How can we increase our capacity to stay invested even when the dream proves difficult? Passionate reformers have many suggestions, but allow me to offer one piece of advice: If you want to be a person whose stated values reflect authentic aspects of your practical self and habits, it is vital that you honestly reflect on the commitments you make. If I understand all the decentering adjustments and awkwardness a life committed to pursuing diverse perspectives will ask of me, I can embrace such uncomfortable requirements when they arise.
When we speak honestly about our hopes and resolutions, we anticipate the sacrifice such commitments demand, thus preparing us to stay in the game even when it requires Thor-levels of grit. Such honest anticipation offers us a level of comfort, of familiarity, when the task before us feels difficult. In my own commitment to elevating diverse perspectives, I am sometimes caught off guard by how inefficient such a habit is. Now, when a meeting is not moving as quickly as I had hoped because it takes time and painstaking clarity to hear from and honor many diverse perspectives and notions of “normal,” I have a greater capacity to sit in the tension I feel. When I sense the frustration that often comes from people in this type of setting, when I feel the trickle of sweat begin to form down my back, when I wonder if tempers or accusations might soon escalate, I think, “Hello old friend, I’ve been expecting you.”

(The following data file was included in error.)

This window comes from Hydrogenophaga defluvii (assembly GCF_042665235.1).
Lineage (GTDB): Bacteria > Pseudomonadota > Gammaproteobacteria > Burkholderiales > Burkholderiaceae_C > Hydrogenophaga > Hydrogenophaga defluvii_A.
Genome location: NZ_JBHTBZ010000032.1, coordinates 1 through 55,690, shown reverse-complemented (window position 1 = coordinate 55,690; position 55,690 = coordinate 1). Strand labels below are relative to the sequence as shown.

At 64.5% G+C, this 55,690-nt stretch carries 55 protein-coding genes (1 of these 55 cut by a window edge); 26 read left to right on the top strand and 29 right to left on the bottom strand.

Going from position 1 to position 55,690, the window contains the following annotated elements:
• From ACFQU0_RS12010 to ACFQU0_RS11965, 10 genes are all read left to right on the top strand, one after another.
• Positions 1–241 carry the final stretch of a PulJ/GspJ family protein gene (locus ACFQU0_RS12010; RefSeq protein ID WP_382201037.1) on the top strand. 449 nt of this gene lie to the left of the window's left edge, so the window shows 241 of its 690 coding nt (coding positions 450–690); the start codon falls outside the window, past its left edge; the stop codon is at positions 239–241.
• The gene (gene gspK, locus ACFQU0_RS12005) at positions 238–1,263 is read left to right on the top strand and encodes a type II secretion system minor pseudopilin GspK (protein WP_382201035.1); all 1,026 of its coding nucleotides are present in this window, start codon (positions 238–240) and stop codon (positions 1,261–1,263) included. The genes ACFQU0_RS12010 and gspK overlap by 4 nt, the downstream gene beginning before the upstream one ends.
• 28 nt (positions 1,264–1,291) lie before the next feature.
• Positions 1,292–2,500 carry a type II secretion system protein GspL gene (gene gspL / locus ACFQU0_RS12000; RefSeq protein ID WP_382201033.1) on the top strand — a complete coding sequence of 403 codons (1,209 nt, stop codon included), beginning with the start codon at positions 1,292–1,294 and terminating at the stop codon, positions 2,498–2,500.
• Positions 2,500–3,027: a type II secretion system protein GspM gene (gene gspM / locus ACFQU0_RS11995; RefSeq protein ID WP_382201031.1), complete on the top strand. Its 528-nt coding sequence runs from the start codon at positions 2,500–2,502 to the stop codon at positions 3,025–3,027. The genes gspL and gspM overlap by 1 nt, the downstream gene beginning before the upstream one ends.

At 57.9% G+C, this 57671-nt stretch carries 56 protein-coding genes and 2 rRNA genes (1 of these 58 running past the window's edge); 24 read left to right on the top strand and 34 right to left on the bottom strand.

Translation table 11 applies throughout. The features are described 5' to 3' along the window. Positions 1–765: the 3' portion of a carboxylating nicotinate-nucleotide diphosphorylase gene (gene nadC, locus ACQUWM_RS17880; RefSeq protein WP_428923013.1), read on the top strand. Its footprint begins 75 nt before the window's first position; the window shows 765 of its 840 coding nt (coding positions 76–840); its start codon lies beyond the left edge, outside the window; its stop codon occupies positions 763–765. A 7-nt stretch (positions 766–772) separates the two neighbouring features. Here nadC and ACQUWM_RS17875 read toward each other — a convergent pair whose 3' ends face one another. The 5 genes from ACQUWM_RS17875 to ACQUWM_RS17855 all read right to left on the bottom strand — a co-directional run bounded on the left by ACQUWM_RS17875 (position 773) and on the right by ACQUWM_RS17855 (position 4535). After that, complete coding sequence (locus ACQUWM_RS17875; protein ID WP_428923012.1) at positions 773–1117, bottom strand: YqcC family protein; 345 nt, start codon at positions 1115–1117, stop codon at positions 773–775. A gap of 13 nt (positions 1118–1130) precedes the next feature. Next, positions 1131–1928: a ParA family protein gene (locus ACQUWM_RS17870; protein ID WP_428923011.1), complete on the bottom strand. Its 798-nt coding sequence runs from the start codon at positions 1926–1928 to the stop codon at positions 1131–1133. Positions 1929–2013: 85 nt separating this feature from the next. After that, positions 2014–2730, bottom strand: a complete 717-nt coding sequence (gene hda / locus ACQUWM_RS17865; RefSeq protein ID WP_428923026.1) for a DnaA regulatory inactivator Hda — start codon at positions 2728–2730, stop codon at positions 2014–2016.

If I really intend to be a person committed to making space for diverse perspectives at every level, I must expect this moment with every fiber of my being. Such a move offers us the chance to expect our old friends—tension, misunderstanding and inefficiency—rather than abandoning the task at hand when they show up. Anticipate these old friends, and don’t run for the exit when they appear! Instead, think, “Ah yes, and here you are, just as I thought you would be.” The remarkable gifts of collaborating across lines of difference to find the best solutions are worthy of our honest commitment to stay in the game.
I am a terrible hill walker, mostly because I gave up after that one measly blizzard terrified me. If I had anticipated the cold, the blinding snow, the burning fingertips, or the uncertainty of losing our bearings, then I might have smiled inside as the winds picked up. “Hi old friend, I’ve been expecting you. Let’s walk together as I figure out which step to take next.” Let us not talk falsely now, but instead pledge our allegiance to ideals only when we have gazed them full in the face, ready for all they might bring.